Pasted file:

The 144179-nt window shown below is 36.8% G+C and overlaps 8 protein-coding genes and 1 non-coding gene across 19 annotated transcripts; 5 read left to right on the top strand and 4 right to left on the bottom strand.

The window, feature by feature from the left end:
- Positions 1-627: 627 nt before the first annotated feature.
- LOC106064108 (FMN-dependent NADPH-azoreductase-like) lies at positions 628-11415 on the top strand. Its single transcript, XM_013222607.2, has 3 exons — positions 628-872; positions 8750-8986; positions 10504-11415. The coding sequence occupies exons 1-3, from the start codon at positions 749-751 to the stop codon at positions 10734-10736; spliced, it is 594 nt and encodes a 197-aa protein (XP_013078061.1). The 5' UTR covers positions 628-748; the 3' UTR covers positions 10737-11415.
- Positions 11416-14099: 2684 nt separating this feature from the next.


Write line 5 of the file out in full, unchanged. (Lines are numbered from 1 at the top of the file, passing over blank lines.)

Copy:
- Positions 11416-14099: 2684 nt separating this feature from the next.